Individuals who conduct their own research into equity release, rather than seek advice, end up developing concerns about whether the practice could affect their inheritance plans, research has found.
Research by Standard Life Home Finance, found out of 500 homeowners aged over 55 who had considered equity release, the main concerns people had were damage to inheritance, risk of losing home and passing on debt.
It found 22 per cent of respondents who did their own research were concerned that equity release could impact or stop them from leaving an inheritance, while 15 per cent were worried they could end up owing more than the value of their home.
In addition, almost one in 10 feared they could pass debt on to their families.
Kay Westgarth, head of sales at Standard Life Home Finance, said: “Certain misconceptions and concerns can arise when information-gathering or conducting independent research, which may need the support of a specialist to unpick.”
The research found more than two-thirds of equity release customers do their own research before speaking to an adviser about later life lending options, while only one in seven customers went directly to an adviser for a consultation.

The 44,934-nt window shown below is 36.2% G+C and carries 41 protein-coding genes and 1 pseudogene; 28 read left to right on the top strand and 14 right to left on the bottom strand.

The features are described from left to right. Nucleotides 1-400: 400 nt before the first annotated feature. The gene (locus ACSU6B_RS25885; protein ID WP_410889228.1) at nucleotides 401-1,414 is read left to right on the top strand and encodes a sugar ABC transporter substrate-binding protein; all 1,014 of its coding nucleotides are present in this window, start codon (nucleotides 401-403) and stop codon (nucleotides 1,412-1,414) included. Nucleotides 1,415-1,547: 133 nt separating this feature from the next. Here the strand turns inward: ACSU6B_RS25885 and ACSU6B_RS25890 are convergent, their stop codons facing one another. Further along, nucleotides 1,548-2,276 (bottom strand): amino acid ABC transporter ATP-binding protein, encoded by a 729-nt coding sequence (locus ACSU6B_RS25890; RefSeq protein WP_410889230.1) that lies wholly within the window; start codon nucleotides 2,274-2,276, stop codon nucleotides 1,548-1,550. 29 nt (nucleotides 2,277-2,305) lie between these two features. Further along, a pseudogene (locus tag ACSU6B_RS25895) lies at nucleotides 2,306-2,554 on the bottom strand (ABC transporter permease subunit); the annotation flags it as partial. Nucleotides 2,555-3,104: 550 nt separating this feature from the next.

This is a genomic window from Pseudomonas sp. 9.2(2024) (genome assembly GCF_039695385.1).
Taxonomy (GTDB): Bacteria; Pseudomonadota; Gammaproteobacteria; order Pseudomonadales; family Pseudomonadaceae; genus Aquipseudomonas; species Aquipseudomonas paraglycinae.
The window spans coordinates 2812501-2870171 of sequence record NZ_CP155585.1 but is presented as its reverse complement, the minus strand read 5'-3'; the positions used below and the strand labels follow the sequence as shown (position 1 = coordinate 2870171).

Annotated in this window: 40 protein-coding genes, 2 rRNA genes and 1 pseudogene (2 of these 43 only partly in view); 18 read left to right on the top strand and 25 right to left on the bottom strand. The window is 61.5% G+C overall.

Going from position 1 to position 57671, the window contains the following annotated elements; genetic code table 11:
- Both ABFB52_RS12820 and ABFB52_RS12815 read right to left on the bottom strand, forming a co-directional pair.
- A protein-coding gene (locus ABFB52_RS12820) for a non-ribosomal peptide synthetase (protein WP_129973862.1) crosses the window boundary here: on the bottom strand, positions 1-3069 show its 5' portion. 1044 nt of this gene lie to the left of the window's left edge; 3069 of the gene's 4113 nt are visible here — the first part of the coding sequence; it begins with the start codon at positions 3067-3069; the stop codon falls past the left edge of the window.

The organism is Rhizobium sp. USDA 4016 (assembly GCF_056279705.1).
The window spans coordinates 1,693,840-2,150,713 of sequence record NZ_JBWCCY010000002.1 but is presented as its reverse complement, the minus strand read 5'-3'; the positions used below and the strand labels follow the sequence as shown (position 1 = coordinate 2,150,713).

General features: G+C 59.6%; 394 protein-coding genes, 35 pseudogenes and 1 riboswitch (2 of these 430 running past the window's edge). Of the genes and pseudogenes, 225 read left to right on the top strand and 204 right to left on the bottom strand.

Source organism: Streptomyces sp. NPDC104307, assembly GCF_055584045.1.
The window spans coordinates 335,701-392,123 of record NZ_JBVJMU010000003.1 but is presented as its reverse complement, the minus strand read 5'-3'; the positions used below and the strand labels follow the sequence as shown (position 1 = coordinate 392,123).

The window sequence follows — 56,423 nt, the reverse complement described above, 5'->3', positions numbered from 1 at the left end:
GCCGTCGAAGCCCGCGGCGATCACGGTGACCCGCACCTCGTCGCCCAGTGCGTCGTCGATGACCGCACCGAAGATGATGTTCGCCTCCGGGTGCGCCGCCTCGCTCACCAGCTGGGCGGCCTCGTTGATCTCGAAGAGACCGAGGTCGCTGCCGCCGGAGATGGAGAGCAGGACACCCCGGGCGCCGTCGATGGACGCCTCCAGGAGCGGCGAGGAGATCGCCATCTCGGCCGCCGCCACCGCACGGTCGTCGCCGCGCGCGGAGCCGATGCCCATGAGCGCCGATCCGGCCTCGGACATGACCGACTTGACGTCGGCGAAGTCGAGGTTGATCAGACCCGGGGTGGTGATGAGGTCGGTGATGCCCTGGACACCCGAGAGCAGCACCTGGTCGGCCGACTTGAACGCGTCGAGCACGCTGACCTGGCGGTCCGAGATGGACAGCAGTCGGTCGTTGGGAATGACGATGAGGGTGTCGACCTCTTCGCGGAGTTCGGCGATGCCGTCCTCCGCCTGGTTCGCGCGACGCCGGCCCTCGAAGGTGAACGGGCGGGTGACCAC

Advisers can clarify concerns and misconceptions raised by independent research, the research showed, as after speaking with a financial adviser 97 per cent of respondents felt confident about equity release.
Westgarth added: “Specialist advice is vital to help people to make the right choices for their individual circumstances now and in the future, but an informed customer is an engaged customer who has genuinely started to think carefully about their options.”
Standard Life Home Finance entered the equity release market in 2021, with plans to launch its own products.
The research aimed to bring clarity to customers’ decision-making process by identifying misconceptions advisers need to address as part of the advice process.
In 2021, David Forsdyke, head of later life finance at Knight Frank Finance, told FTAdviser that borrowers need to ensure they enter into such arrangements with careful consideration of the future.
But he did agree that equity release can be a viable solution for retirees looking to purchase their ideal property.
The equity release market has grown significantly over the past six years, with the number of products available up six-times on what they were.
Back in August 2016, 88 options sat on lenders’ shelves versus 631 options today.
But in recent years, the Financial Conduct Authority has aired its concerns around the quality of advice being given to homeowners on equity release products.